Wednesday, April 18, 2007

OC Board of Supes Says Maybe to Medical Marijuana

After nearly four hours of heart-wrenching testimony, legal wrangling, political posturing, and attempts at compromise, the Orange County Board of Supervisors voted to direct staff to spend the next 90 days crafting a county policy on issuing ID cards to medical marijuana patients... Along with a study on how this would affect law enforcement AND a legal update on San Diego County's lawsuit seeking to overturn Prop 215.

Follow me down below as I (FINALLY!!) fill you in with updates and reactions on today's decision by the OC Board of Supes...

"Do the right thing, because it is the moral thing. It is the will of the voters."
That was Catherine Smith, a medical doctor and self-described "fourth-generation Orange County resident and Republican" who testified in support of issuing medical marijuana ID cards.

"An ID card would definitely be useful...
I don't know how the federal government can give me morphine, but take away my marijuana."
That was Michael Gaughan, a military veteran diagnosed with Hodgkin's lymphoma who has been treating his cancer with marijuana. The Fountain Valley police recently confiscated his medicine when they found him with it.

"I've never seen that. They were turned down. They ask for ID and a doctor's recommendation."
That was Thomas Pimintel, a disabled military veteran who was diagnosed as hypoglycemic, on how District Attorney Tony Rackauckas doesn't know what he's talking about when he says that it's so easy to get "medical marijuana".

"They don't just hand out marijuana by the bucketful... It's not going to just be a wild free-for-all."
That was James Kapko, a multiple sclerosis patient and medical doctor who testified from his wheelchair about the many safeguards in the state's medical marijuana laws.

So what happened after all these folks gave their impassioned testimonies of their personal hardships, and how cannabis has aided in the treatment of their debilitating diseases? Politics got in the way. Once public testimony ended, the political wrangling began.

Chris Norby made the motion to vote on his measure, but he had a difficult time finding support for it. Bill Campbell worried about the possible conflict between federal and state law. Janet Nguyen, on the other hand, felt that there was no conflict... Prop 215 is only meant to provide a defense against criminal charges, and NOT a directive for counties to facilitate the use of marijuana. John Moorlach, meanwhile, had more and more questions about how this policy would affect everything. And Pat Bates just wanted the county to propose studies to examine how this policy would affect everything. The original motion directing the county to set a policy on issuing medical marijuana ID cards failed on a 2-3 vote, with Norby and Moorlach voting in favor while Bates, Campbell, and Nguyen voted against it.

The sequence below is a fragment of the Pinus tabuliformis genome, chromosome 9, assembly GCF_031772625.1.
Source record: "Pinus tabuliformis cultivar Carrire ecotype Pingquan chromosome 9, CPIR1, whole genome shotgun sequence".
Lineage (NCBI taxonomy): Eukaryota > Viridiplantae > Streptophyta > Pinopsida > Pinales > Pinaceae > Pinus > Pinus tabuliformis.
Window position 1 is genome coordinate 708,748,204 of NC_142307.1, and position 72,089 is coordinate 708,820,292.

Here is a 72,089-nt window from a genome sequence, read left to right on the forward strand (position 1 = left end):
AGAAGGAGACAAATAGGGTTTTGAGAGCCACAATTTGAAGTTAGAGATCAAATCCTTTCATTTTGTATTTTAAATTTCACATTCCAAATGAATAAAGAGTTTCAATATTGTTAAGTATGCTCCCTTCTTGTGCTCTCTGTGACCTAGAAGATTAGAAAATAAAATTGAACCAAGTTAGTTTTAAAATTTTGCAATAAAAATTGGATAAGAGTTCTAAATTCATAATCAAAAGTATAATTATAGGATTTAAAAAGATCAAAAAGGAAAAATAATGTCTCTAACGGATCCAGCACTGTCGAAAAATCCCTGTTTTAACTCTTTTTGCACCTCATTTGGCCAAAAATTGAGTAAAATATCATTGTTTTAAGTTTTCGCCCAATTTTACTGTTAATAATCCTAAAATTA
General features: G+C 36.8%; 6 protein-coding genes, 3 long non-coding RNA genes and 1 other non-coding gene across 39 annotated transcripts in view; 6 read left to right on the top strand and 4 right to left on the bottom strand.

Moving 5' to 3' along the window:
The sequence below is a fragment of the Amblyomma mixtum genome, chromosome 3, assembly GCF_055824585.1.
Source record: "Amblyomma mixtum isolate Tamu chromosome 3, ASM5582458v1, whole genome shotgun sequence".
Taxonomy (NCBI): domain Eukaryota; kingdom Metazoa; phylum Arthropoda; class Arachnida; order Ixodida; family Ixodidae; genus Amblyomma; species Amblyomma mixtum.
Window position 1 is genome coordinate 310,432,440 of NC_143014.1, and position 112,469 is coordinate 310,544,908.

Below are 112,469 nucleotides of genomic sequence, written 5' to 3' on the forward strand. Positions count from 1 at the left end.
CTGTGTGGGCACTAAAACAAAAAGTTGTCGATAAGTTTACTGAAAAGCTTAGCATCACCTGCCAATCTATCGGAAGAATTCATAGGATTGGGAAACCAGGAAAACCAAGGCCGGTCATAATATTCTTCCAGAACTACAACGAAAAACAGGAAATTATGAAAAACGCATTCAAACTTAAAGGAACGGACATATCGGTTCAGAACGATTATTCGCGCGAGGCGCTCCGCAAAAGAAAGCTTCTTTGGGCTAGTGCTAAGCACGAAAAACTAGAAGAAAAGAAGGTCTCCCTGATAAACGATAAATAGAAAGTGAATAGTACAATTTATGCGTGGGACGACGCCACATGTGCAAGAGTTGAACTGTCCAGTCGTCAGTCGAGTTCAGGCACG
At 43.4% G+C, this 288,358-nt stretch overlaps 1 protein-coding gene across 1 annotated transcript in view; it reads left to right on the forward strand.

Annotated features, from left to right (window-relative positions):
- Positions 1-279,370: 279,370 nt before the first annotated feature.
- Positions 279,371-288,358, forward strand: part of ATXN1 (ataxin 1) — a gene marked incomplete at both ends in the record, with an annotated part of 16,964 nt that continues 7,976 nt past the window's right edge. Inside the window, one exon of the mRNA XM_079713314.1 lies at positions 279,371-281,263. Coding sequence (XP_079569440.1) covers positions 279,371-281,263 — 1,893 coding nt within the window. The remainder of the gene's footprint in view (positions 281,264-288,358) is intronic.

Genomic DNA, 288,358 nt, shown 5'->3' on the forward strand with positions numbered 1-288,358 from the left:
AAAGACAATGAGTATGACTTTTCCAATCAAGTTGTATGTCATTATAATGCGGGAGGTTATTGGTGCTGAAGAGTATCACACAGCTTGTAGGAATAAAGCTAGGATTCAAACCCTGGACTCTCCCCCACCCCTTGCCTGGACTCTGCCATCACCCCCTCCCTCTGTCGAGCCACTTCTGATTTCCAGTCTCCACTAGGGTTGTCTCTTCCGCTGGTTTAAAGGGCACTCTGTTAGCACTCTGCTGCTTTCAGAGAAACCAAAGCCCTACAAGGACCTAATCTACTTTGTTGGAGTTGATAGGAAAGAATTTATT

However after the initial vote failed, Campbell then proposed a "compromise measure". He proposed that the Board vote again on directing county staff to develop a policy for issuing medical marijuana ID cards within 90 days to be further examined and possibly implemented in the near future... Except that this time, the measure would also have county staff study everything that Bates wanted further examination on, including how this would affect law enforcement and how this would affect cities which have banned marijuana dispensaries. And oh yes, this measure also proposed that county counsel provide the Board with a legal update on San Diego County's lawsuit seeking to overturn Prop 215. And after more questions, more wrangling, and more waiting, the OC Board of Supes FINALLY agreed to this compromise measure on a 4-1 vote. Only Janet Nguyen voted "Nay" this time.

So how did all the medical marijuana patients and advocates who showed up to the meeting feel about the final outcome? Alexander Valentine, the Fullerton man who started it all, was fairly disappointed by the "Maybe" response from the Board. "They still didn't do their job," he said as he described to me how he was hoping that the county would just begin to comply with state law NOW.

However Bruce Cohen, of the OC Libertarian Party, felt differently. "First they said no, but now they're open to it. It's a victory," he said as he reassured me and others that he and Norby's crew will be spending the next 90 days convincing the other Supes that issuing ID cards is the best way to go. Norby himself said that he did not expect the Court of Appeals to overturn the San Diego Superior Court's earlier ruling for the state and against San Diego County, and he also used this as another reason for his fellow Supes to join him in taking action on this.

So will the Orange County Board of Supervisors finally take action and begin issuing medical marijuana ID cards? I guess we'll have to wait 90 days for that answer.

1 comment:

Anonymous said...

Thank-you for covering this issue. Even if we differ on many issues, you a "progressive democrat'" me a "consrvative republican" some issues like this are common sense. We will see in 90 days what mess the board creates. By the way Im a J.D. not an M.D.
James Kapko